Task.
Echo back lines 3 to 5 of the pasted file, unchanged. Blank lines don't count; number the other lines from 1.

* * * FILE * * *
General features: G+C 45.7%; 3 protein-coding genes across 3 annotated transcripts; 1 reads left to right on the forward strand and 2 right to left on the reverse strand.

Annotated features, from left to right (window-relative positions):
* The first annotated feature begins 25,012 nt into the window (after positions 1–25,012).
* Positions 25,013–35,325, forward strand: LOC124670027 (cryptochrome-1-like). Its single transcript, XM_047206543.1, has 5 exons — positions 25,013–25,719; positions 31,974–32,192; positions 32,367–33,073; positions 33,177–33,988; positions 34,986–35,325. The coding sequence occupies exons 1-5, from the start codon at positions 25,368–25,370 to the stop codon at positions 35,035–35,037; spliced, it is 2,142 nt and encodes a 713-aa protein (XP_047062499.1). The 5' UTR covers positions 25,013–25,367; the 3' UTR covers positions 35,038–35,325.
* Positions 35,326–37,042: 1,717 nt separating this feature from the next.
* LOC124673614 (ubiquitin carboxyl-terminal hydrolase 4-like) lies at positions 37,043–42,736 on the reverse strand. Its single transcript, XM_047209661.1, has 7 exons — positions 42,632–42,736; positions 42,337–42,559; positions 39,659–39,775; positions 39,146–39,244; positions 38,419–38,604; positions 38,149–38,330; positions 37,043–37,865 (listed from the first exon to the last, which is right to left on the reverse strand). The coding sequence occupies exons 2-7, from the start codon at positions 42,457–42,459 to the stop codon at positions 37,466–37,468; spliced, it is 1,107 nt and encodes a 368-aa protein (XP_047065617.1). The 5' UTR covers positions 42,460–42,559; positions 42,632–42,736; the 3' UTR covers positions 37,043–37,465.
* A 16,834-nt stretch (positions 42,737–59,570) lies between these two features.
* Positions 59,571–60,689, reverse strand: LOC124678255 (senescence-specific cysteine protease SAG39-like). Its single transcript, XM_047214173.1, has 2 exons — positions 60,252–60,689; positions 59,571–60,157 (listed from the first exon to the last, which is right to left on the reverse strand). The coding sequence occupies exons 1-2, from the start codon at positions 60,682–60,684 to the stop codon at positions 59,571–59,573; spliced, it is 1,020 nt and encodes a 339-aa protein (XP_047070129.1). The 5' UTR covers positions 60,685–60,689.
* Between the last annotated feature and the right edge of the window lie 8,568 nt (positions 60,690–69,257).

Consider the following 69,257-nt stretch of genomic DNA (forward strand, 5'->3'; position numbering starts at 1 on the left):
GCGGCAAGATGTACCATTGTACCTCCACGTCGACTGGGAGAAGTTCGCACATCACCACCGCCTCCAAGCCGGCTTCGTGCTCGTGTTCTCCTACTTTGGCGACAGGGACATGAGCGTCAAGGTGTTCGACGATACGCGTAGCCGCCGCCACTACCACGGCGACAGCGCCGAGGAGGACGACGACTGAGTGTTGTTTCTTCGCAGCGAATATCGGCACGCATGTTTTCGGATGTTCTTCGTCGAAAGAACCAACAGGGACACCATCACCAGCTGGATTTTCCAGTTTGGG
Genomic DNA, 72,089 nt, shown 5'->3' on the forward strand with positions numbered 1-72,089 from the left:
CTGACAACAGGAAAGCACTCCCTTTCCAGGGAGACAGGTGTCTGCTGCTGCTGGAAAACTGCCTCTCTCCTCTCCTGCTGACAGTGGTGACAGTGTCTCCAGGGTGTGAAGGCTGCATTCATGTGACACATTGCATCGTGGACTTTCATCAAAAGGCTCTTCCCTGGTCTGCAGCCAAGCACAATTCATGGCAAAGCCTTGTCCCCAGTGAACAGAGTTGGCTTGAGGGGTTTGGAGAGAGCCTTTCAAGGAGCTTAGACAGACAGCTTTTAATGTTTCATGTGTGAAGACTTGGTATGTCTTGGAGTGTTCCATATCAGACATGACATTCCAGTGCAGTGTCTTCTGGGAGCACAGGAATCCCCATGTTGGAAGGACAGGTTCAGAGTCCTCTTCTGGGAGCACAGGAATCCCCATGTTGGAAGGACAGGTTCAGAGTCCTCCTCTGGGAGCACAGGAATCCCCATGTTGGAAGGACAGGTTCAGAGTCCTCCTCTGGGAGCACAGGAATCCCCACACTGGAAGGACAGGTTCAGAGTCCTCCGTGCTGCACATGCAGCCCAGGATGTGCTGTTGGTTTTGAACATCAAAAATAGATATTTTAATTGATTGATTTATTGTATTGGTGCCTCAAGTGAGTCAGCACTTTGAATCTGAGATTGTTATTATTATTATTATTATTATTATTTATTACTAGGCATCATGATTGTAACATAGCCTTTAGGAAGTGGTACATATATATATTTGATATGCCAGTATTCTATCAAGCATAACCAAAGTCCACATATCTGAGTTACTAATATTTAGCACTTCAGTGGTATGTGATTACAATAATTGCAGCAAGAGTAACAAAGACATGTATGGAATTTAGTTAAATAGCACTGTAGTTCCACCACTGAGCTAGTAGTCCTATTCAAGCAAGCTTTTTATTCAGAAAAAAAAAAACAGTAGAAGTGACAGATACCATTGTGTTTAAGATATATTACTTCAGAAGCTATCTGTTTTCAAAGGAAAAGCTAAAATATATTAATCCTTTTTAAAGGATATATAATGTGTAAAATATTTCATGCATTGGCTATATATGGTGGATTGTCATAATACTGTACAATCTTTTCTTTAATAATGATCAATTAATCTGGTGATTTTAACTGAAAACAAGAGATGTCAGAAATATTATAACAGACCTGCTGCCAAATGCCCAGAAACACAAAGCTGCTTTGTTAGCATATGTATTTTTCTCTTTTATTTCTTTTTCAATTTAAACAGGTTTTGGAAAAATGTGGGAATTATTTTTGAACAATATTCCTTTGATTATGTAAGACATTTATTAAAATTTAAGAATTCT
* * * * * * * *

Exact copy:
* The first annotated feature begins 25,012 nt into the window (after positions 1–25,012).
* Positions 25,013–35,325, forward strand: LOC124670027 (cryptochrome-1-like). Its single transcript, XM_047206543.1, has 5 exons — positions 25,013–25,719; positions 31,974–32,192; positions 32,367–33,073; positions 33,177–33,988; positions 34,986–35,325. The coding sequence occupies exons 1-5, from the start codon at positions 25,368–25,370 to the stop codon at positions 35,035–35,037; spliced, it is 2,142 nt and encodes a 713-aa protein (XP_047062499.1). The 5' UTR covers positions 25,013–25,367; the 3' UTR covers positions 35,038–35,325.
* Positions 35,326–37,042: 1,717 nt separating this feature from the next.